Police Abuse Essay, Research Paper
In recent years, police actions, particularly police abuse, hascome into view of a wide, public and critical eye. While citizens worryabout protecting themselves from criminals, it has now been shown that theymust also keep a watchful eye on those who are supposed to protect andserve. This paper will discuss the types of police abuse prevalent today,including the use of firearms and receipt of private information. I willalso discuss what and how citizens’ rights are taken advantage of bypolice. For these problems, solutions will be discussed, focusing onpolitical reform, education, and citizen review boards. These measures arenecessary to protect ourselves from police taking advantage of theirpositions as law enforcement officers with greater permissive rights thanprivate citizens. Because of this significant differential, all citizensmust take affirmative action from physical brutality, rights violations,and information abuse. Problems arise, however, when one side is told what to do byanother, as there is bound to be conflicting viewpoints. In regard topolice abuse, there will be many officers who feel that their job offighting escalating street crime, gangs, narcotics violations, and otherviolent crimes is difficult already, and that worrying about excessivepolicy for abusive behavior will only further decrease their ability tofight crime effectively, efficiently, and safely. Citizens, however, havebeen caught up in this gung-ho attitude, and police are more and more oftencrossing the line of investigation and interrogation with abusive behavior.This abuse must be monitored so that police do not forget who they areserving–not themselves, but the public. This means that even thecriminals, who are a part of the public, have certain rights, particularly,civil rights. All citizens must be aware of these rights to protectthemselves against over-aggressive officers who take advantage of theirposition as badge and gun holders to intimidate and abuse civilians forpersonal or departmental goals. Such conflicts have significant implications on departmental andadministrative policy procedures. One of the main police abuse problems isphysical brutality. The main goal here should be to get the policedepartments to adopt and enforce a written policy governing the use ofphysical force. The policy should restrict physical force to the narrowestpossible range of specific situations. For example, their should belimitations on the use of hand-to-hand combat, batons, mace, stun guns, andfirearms. However, limiting polices’ actions will bring much debate,especially from police officers and administrators themselves. Many feelthat their firepower is already too weak to battle the weapons criminalshave on the streets, and limiting their legality of gun use will not onlyendanger them, but the innocent bystanders who must endure the hierarchygunpower creates in the benefit of criminals. For instance, not only should officers use brutality in verylimited situations, to help curtail unwarranted use, but policies shouldrequire officers to file a written report after any use of physical force,regardless of how seemingly insignificant. That report should then beautomatically reviewed by superior officers. It is necessary to involvesuperior officers so that a tolerance of brutality is not established, andan atmosphere conducive to police abuse is not created. Police may feelthat such action would be burdensome. This is so because police oftenalready feel burdened and restrained by policy and paperwork which takes alarge amount of their on-duty time. When will police be required to dopaperwork on how long and what was done during each coffee break to ensuretax payers are getting their every seconds worth? There must be areasonable balance between civilian intervention and administration.Although, if every incidence of police abuse was requested to be reported,how many actually would be? Maybe only those serious enough, as depictedin new guidelines, would make it, leaving some space for officers to exertpressure without crossing serious and abusive policy. Another tactic to control police brutality is to establish a systemto identify officers who have been involved in an inordinate number ofincidents that include the inappropriate use of physical force. Theincidents should then be investigated. For those officers who arefrequently involved in unnecessary police brutality, they should becharged, disciplined, re-trained and offered counseling. If such treatmentproves ineffective, officers who violate abuse standards should be broughtup on review before an administrative board comprised of citizens andpolice officials. A third violation should be met with termination andloss of pension. Some may claim that this is paranoia and will simply costtoo much. A single officer can tie up numerous other non-problem officersduring the discipline and re-training stages, only adding to the cost ofrehabilitating this problem officer. When does an officer needintervention? When is the officer worth keeping or discharging? Isidentifying abusive officers a form of prejudice? The police officer isthere to serve and protect the public who pays his or her salary. Theofficer should then be subject to any investigations into his or herabusive actions on the job. A third method for controlling police brutality is creating acivilian review board. The review board should be independent from thepolice department so that officers cannot exert their influence overcivilians or the decisions made by the group. The review board should alsohold open meetings so that all members of the community are welcome to comeand share their concerns, complaints, and any ideas about how to monitorand curtail police brutality. It is imperative that this review board bemade up of strictly civilians, so that information and concerns remainhonest, and not biased by those who hold only polices’ interests at hand.Of course. police officers and their administrators may feel some prejudicebecause they are not represented on the board, yet their own internalreview capability should more than compensate. Once again, a review boardcomprised strictly of civilians is the only way to comprehensively andjustly address abuse concerns of the private citizen, short, of course, ofresorting to the formal step of judicial proceedings. There are also methods of controlling police brutality throughstate channels. First is establishing an office that oversees complaintsand cases of police abuse. All complaints should be made public, eitherthrough television or print news, so that the community is aware of whichofficers have a history of brutality. In addition to a governmentalinvestigation board, there should be a state-oriented civilian review boardwho collects data from the various cities around the state to monitortrends and problems with brutality, as well as to offer suggestions tocities based on methods which have proven successful in others. This issimilar to a state-wide civilian review board support and coordinationgroup. Together, these groups can gain political force and keep policedepartments aware of the concern of citizens and the government as to thesafety and legality of police actions. Yet even if internal policy and external government supervision issuccessful, it is difficult to say how the ethics of police officers willaffect abuse policy as they are based on personal, socioeconomic backgroundand upbringing that have little to do with the issue at hand. However,assuming police adopt some common form of action through job association,it becomes not so difficult to see how police abuse tactics can spread.When it comes to police taking advantage of citizens’ rights, there arenumerous circumstances of which a private citizen must be aware. To ensure citizens’ know what rights they have, they must beeducated. First, all people should know their constitutional rights. Forexample, if you are stopped in you car, do you have to let an officersearch your car? What should you do? First, you should show your driver’slicense and registration upon request. If the officer wants to look in youcar, in most cases, such as if he pulled you over simply for not wearingyour seat-belt, there is no reason for him or her to search your car andyou do not have to oblige. However, the officer can claim he or she hadprobable cause if, for example, you had alcohol on your breath or there wasdrug paraphernalia present. If the officer insists on searching thevehicle, to protect yourself later, you should make it clear that you donot consent to a search. You do not have to consent! However, if you aresuspected of drunken driving and refuse a blood, urine or breath test, yourdriving license can be suspended. Still, many people are intimidated bypolice officers and the power they have, and this is where officers takeadvantage of those who do not know their rights or do not know how to standup for them. The ethics of police as people is often overridden by theirgoals as police officers which is to stop any illegal activities. This,too, may be overridden by a set of departmentally unendorsed personal goalsleading to both citizen and police procedure abuse. Another form of unethical police abuse is spying, or informationgathering, on constitutionally protected political, religious and privatesexual behavior. Spying is a difficult abuse to monitor because it is acovert activity which makes those who participate in it all the moreunethical. The victim does not know it’s happening, and it is notwitnessed by others. One way to curtail spying or excessive informationgathering is to restrict the information police have access to. Allinformation to be collected can only be done so if that person isreasonably suspected of having committed a crime, and the information must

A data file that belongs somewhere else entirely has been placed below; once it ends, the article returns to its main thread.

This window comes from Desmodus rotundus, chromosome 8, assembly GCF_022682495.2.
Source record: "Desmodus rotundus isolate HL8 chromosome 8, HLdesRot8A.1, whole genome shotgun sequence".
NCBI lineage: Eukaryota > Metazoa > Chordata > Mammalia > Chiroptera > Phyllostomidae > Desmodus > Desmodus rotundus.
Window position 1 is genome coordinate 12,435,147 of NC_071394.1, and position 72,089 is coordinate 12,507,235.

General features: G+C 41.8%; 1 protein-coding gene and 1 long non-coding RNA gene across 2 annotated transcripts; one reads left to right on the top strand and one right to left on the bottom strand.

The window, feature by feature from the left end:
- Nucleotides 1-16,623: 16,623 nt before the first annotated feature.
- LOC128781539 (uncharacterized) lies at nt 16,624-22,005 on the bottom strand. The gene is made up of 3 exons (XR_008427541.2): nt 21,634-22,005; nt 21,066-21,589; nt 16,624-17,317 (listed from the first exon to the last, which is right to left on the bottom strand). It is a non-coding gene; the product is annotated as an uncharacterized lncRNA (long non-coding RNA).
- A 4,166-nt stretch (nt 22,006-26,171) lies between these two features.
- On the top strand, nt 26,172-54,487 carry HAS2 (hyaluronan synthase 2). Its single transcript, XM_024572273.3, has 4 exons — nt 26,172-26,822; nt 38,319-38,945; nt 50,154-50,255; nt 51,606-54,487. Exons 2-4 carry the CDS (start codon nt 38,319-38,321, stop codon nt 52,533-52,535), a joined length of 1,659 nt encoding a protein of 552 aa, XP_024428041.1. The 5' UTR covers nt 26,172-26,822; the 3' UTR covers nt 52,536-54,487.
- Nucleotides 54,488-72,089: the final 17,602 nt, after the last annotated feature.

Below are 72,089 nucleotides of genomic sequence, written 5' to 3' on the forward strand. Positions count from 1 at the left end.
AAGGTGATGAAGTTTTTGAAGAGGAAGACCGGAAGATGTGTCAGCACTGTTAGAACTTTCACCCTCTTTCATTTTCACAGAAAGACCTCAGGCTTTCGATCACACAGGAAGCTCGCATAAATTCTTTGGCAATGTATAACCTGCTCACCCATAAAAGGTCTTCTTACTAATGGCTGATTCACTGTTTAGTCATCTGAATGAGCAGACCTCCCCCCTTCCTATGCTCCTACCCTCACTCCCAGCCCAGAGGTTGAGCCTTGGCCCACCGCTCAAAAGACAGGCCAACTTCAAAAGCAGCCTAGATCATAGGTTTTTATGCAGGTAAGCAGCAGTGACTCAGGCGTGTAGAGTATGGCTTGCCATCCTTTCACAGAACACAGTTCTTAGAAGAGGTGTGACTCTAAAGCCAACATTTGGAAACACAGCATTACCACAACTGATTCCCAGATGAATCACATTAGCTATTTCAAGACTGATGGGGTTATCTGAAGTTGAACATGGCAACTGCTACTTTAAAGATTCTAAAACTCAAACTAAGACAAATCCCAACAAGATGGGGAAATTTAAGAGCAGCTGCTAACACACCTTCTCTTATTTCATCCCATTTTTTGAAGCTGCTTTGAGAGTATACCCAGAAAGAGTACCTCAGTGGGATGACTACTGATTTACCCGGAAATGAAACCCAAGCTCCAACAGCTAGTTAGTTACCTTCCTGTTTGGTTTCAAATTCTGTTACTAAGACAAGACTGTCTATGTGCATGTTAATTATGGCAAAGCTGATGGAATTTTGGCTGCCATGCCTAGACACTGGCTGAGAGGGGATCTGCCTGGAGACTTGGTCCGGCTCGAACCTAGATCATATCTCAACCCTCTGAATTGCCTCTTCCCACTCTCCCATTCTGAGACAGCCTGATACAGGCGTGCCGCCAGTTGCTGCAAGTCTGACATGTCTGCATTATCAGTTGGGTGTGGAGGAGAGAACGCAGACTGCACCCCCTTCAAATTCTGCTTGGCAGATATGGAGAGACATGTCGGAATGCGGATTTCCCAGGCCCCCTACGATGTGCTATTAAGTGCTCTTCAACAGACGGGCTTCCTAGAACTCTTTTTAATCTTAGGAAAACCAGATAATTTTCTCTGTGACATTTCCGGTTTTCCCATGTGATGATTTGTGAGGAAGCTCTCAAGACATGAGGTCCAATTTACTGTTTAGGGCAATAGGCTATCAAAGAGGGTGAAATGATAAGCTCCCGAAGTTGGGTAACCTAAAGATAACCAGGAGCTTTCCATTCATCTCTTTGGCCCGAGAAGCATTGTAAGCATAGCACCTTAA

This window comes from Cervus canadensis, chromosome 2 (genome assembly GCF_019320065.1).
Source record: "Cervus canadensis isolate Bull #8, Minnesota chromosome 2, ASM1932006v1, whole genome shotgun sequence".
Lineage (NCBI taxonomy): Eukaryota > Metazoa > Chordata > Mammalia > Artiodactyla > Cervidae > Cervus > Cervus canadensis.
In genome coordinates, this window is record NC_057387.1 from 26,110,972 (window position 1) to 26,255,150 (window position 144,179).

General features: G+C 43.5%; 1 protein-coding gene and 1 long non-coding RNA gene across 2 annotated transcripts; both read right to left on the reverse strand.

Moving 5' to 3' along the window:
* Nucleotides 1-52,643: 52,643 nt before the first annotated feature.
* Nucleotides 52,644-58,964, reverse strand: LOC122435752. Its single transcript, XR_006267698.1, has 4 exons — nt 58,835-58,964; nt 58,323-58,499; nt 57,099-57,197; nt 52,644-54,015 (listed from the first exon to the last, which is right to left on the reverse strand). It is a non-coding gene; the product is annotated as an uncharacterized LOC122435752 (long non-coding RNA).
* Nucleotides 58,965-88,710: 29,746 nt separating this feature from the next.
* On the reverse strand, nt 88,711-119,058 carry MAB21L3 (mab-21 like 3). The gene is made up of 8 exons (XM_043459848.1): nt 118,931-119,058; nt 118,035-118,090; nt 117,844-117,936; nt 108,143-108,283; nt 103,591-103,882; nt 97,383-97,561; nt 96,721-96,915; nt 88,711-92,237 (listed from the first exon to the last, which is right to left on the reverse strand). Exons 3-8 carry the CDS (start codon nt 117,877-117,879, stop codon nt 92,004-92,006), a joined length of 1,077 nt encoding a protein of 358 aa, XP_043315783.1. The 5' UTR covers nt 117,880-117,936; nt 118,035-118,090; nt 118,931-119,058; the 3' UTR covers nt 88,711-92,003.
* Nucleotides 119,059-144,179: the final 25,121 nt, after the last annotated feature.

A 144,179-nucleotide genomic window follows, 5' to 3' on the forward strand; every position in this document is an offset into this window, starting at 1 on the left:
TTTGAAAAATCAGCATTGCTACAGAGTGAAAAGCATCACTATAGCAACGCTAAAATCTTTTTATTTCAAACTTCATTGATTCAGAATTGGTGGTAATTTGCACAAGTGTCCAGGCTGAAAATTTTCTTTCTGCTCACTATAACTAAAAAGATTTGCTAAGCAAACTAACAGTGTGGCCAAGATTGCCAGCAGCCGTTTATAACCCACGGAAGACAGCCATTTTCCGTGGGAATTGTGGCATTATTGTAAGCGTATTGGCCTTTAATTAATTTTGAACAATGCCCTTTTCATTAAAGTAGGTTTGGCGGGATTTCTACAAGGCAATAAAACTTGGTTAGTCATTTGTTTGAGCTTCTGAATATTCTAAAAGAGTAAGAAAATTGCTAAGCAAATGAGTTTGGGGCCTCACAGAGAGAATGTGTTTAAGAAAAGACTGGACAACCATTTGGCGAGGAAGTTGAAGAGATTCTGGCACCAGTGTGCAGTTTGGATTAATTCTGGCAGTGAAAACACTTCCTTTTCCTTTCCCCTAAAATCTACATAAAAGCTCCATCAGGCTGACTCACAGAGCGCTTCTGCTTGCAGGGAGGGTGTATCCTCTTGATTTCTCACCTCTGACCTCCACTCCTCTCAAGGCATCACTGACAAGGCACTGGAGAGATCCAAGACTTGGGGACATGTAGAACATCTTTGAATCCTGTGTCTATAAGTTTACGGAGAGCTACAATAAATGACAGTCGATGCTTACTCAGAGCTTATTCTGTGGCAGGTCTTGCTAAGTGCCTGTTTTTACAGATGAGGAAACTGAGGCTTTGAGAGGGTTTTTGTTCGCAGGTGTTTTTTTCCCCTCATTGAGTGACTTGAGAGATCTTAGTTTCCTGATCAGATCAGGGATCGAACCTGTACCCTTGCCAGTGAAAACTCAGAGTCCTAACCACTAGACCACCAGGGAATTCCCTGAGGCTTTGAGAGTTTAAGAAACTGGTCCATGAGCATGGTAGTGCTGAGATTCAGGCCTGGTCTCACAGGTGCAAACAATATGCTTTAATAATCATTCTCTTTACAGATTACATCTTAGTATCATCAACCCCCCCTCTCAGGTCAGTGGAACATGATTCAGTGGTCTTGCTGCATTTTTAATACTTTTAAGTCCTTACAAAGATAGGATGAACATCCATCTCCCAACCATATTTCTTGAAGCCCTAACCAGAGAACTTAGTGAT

be relevant to that crime. A second solution to controlling illegal access to information isto implement an independent civilian auditor who must review all policeauthorizations to collect restricted information and have access to allother police files. This will ensure the police are not gatheringsuperfluous information. The use of an independent civilian auditor willalso ensure the process does not represent the interests of officers only,but also those of the general pubic, whom they are charged with protecting.If the auditor finds that the police have violated the law, he or she mustso notify the individuals who are the subjects of the unlawfulinvestigations so that they can then press charges against the city andcollect damages. This is a form of punishment which will discourage theofficers from spying, and will encourage city officials to crack down onthose who do to legally protect themselves. Most of the cost of the above mentioned police abuse preventionstrategies lies with the taxpayer, for when it comes to funding disciplineand re-training yet again, the burden is on the taxpayers. What this meansis that citizens must be willing to take on this additional financialburden or take a loss in some other area of police protection. Forexample, to pay for the additional manpower it takes to implement the newpolicies, from disciplinary actions and mental and physical training, thedepartment may have to cut back on the total number of officers, both inthe field and holding administrative positions. This would mean lessofficers on the street for protection. Response time may slow down asofficers have larger areas to cover. In less affluential neighborhoods,where adopting the higher cost is not a small issue, and where added policeprotection is most often needed, and where crime and abuse most prevalent,added stress of police budgets does not serve as many people. For thosewho can afford the financial increase, they are morally aware that policeare being kept in-line. For those who cannot afford it, they see more ofthe negative implications such as increased cost–possibly–or lessavailable officers. Is there a way for police abuse to be monitoredwithout the direct community taking the full burden? Perhaps the federalgovernment can supply the additional manpower, and hence the additionalcost, of implementing an investigation and rehabilitation team. Surely, atleast some portion of the newly passed Clinton Crime Bill provides for suchsubsidization. Even if the financial subsidies are provided, practical problems toabuse policy implimentation still surface. One example of such a problemoccurs through media. Many times in movies or on television, when anofficer arrests a person you hear him or hear rattle off a list of “rights”from a card. The officers are reading, and they are required to read itfrom the card to avoid mistakes, the Miranda rights. This is a very simpleoperational step. It only takes a moment to read the rights, and the personin question is made aware of his or her rights for the purposes ofconstitutionality–at least in the movies. Often, such a procedure isomitted or bypassed by an over zealous officer, in deferrence to thedepartmental policy and the citizen’s rights. One of these rights includes the right to a lawyer before you talkto the police. You only need to tell the police your name and address. Donot give explanations, excuses or stories! You should confer with a lawyerto make a defense in court. Police often resort to threats or trickery toget people to confess. This is a violation of your rights! Even if youcannot pay for a lawyer, you have a right to a free one, and you should askthe police how the lawyer can be contacted. Do not talk without a lawyer.One of your telephone calls should be to contact this lawyer. Call oneimmediately after your have been arrested. Don’t worry about calling yourmother, your lawyer will help protect your rights and to get a fairtrial–should it come to that. Your second call can be to anybody, butpreferably someone who can post your bond. This suggestion may irritatesome police as it holds up the investigation process. However, without alawyer present, a person cannot know all of the legalities involved inbeing arrested from the minute the officer approaches you to the minutes,if it comes to this, the person is incarcerated. Making a person aware ofhis or her rights is practical in the short and long run for both parties,yet even in light of departmental mandates, officers often overlook thisbasic step in avoiding police abuse. While there are specific solutions to brutality, rights abuse, andspying, there are also some general solutions that could be implementedbefore the problems even arise. For example, there should be changes inpolice officer training. Some communities have demanded their officersreceive higher education. However, there is no proof that well-educatedofficers rely less on abuse and more on departmentally-sound investigationtechniques. The length of training of police personnel should beincreased, as has been the trend in recent years. The average length ofpolice academy programs has more than doubled, from about 300, to over 600hours; in some cities, 900, or even 1200 hours are the rule. As the timedevoted to training has increased, the institutions should also stress theimportance of the growing trends in criminal activity so that they areprepared to deal with them. These include such areas as race relations,domestic violence, handling the mentally ill, and so on. This will, inturn, enable operations run more smoothly, hopefully avoiding police abuseproblems in the future. Such training translates into several goals in creating aprofessional police force. The first goal is in establishing a first ratepolice academy curriculum that includes classroom and in the fieldtraining. In addition to being given weapons and taught how to use them,police recruits should also learn special skills, such as techniques ofde-escalating violence and communications skills which will help themdefuse and avert situations that might lead to the necessary use of force.Police training programs should also include community sensitivitytraining to reduce community-police tensions. Examples of such successfulprograms introduced to the community include those to reduce tensions,particularly with the homeless, gays, and African-Americans. Education ofboth police officers and citizens will help police meet their ultimate goalof controlling crime. Implementing policy may, at first, hinder policefrom performing their duties, as they have grown used to certain pressuretactics. However, as education and communication skills increase, theability of the police department to interact with local resources insteadof taking so much of the burden internally, will help alleviate some of thepressure felt by citizens. Citizens, then, will have more involvement, andhence, more satisfaction with the job police departments are doing. As the prevalence of police abuse as shown through the media hasdrawn attention to the need for increased surveillance on police, amandated cure is now a necessity. While brutality and police abuse seemsto be a prehistoric idea, the surge of violence has caused police to fightback in often un-police like manners, though seemingly acceptable to dealwith those break the law. Methods must be implemented which effectivelydeal with police who tend to cross the line, from simple situations toserious firearm use or prejudice. These solutions should be offered by avariety of view points, so as to address both the needs of police andcitizens themselves. Some of the solutions, particularly the policychanges, will be met with controversy and will be difficult to implement.Citizen watch groups will be much easier to organize as there are alreadythousands of neighborhood watches illustrating that citizens are willing tobecome involved to protect both their community, as well as themselves.Keeping track of police is the next step in self-protection. Some of thegoals addressed here are most helpful for the citizen as a first step inthe education process, and will hopefully inspire those who feel they needto take affirmative action against police abuse. While the threat of a world war has diminished, the violence on thestreets across America has increased at a dramatic rate. Police are forcedto face this violence and are sometimes caught up in the same violent andabusive cycle while trying to fight it. Citizens realize that policeintervention is necessary, but they also realize that there are limits asto what a police officer can do. To make society a safe place for bothcitizens and officers, it is imperative that they work together for acomprehensive checks and balances system. The United States Constitutionguarantees certain rights for everyone, and is the very backbone of thiscountry. If it is to be ignored, either through permissive laws enactedfor law enforcement against private citizens, or through a lack ofmaintenance of existing protective legislation, private citizens–indeed,the entire country–will become paralyzed. Because of this, theopportunity and freedom which this country is built on must be enforced,and those charged with doing so must not abuse their power. References Bouza, Anthony. (1990).The police mystique: An insider’s look at cops,crime and the criminal justice system. New York: Plenum Press. Chevigny, Paul. (1991).Police brutality in the United States: A policystatement on the need for Federal oversight. New York: Human RightsWatch. COP WATCH Report. (1994). Couper, David C. (1983). How to rate your local police. Police ExecutiveResearch Forum. Geller, William A. (1982). Deadly force: What we know. Journal of PoliceScience and Administration, 10 , 151-177. New York Civil Liberties Union. (1990). Police abuse: The need forcivilian investigation and oversight. New York. Reiss, Albert J. (1971). The police and the public. New Haven,Connecticut: Yale University Press. U.S. Commission on Civil Rights. (1981). Who is guarding the guardians: Areport on police practices. Washington, D.C.: Government Printing Office. Vaughn, Jerald. (1989). How to rate your police chief. Police ExecutiveResearch Foundation.